What is operational security? OPSEC explained | fort (2023)

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What is operational security?

Operational Security (OPSEC) is a security and risk management process that prevents sensitive information from falling into the wrong hands.

Another meaning of OPSEC is a process that identifies seemingly harmless actions that can inadvertently expose critical or confidential data to a cybercriminal. Both a process and a strategy, OPSEC encourages IT and security managers to look at their operations and systems from the perspective of a potential attacker. It includes analytical activities and processes such as behavior monitoring, social media monitoring, and security best practices.

A crucial part of what OPSEC is about is the use of risk management to uncover potential threats and vulnerabilities in the processes of organizations, the way they work, and the software and hardware used by their people. Look atsystems and processesFrom a third-party perspective, it allows OPSEC teams to uncover issues they may have overlooked and can be critical to implementing appropriate countermeasures that protect your most sensitive data.

How did OPSEC come into play?

OPSEC was first created by a US military team called the Purple Dragon during the Vietnam War. The counterintelligence team realized their adversaries could anticipate US strategies and tactics without being able to decrypt their communications or having the intelligence resources to steal their data. They came to the conclusion that the US forces were actually leaking information to the enemy. Purple Dragon coined the first definition of OPSEC, which read: "The ability to keep knowledge of our strengths and weaknesses away from enemy forces".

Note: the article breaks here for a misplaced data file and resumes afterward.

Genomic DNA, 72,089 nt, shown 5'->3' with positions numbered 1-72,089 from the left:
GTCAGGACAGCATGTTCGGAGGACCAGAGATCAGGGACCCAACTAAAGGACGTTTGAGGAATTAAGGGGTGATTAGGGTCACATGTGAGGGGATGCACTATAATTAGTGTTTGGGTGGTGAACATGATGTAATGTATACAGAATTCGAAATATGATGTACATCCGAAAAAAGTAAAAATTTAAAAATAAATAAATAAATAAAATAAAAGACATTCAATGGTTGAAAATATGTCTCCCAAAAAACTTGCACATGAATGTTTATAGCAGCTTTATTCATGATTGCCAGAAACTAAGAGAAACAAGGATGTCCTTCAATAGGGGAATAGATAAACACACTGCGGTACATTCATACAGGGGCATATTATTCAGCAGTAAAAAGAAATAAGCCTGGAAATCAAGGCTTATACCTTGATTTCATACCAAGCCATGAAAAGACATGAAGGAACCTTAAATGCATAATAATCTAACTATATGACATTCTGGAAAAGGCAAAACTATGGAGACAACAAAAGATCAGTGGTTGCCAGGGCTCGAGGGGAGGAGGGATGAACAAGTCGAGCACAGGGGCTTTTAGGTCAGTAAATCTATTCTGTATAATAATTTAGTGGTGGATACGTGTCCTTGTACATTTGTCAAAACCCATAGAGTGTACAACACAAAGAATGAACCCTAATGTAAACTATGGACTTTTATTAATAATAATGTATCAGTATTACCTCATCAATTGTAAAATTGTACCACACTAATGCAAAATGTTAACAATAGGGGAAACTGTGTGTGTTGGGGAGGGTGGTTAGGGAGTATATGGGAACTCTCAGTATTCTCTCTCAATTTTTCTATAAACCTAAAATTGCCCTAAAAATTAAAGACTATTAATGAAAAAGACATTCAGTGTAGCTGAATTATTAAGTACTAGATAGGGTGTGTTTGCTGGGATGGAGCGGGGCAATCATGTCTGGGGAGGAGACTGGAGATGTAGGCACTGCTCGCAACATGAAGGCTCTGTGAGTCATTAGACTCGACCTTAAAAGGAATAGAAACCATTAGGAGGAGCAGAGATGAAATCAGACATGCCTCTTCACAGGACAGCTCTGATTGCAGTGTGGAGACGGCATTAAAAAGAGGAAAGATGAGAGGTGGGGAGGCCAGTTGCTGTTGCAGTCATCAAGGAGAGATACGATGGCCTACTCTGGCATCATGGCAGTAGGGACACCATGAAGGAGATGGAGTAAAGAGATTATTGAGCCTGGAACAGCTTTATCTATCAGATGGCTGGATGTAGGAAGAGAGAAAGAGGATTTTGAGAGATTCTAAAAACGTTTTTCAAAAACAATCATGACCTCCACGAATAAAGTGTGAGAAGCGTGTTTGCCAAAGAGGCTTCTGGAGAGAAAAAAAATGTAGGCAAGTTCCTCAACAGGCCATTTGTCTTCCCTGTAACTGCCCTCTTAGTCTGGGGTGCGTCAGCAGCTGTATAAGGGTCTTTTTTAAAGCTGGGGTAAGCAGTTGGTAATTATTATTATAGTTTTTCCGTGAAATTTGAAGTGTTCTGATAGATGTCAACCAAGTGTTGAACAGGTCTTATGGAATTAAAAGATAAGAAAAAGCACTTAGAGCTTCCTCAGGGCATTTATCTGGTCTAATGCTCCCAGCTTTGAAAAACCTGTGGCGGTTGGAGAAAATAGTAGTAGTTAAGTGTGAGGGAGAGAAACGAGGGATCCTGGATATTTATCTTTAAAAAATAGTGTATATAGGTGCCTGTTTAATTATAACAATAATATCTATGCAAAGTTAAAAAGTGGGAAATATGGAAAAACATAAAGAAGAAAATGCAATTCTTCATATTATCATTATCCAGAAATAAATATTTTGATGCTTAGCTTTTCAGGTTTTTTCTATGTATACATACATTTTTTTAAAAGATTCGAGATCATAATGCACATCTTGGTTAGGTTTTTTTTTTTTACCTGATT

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This OPSEC process has since been adopted by other government agencies such as the Department of Defense in their efforts to protect national security and trade secrets. It is also used by organizations that want to protect customer data and helps them deal with corporate espionage, information security and risk management.

Why is OPSEC important?

OPSEC is important because it encourages organizations to accurately assess the security risks they face and identify potential vulnerabilities that are typicaldata securityApproach may not. OPSEC security enables IT and security teams to streamline their technical and non-technical processes, reducing and protecting against cyber risksMalware-Based Attacks.

An effective OPSEC program is important to prevent accidental or unintentional disclosure of classified or confidential data. It allows organizations to prevent the publication of details of their activities, skills and future intentions. However, the key to achieving this is to understand what that information is about, where it resides, what level of protection is being applied to it, what the impact would be if it were compromised, and how the organization would respond.

If this information is leaked, attackers can do a lot of damage. For example, they can build and commit broader cyberattacksfraud or identity theftwhen employees reuse their credentials across multiple online services.

The 5 steps to operational security

There are five steps to OPSEC that enable organizations to protect their data processes.

Identify sensitive data

Understanding what data organizations hold and what sensitive data they store on their systems is a critical first step in OPSEC security. This includes identifying information such as customer information, credit card information, employee information, financial statements, intellectual property, and product research. It is critical that organizations focus their resources on protecting this critical data.

Identify potential threats

After sensitive information has been identified, organizations must determine the potential threats to that data. This includes third parties who may want to steal the data, competitors who may gain an advantage by stealing information, andInsider threats or malicious insidersas disgruntled workers or careless employees

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Analyze the vulnerabilities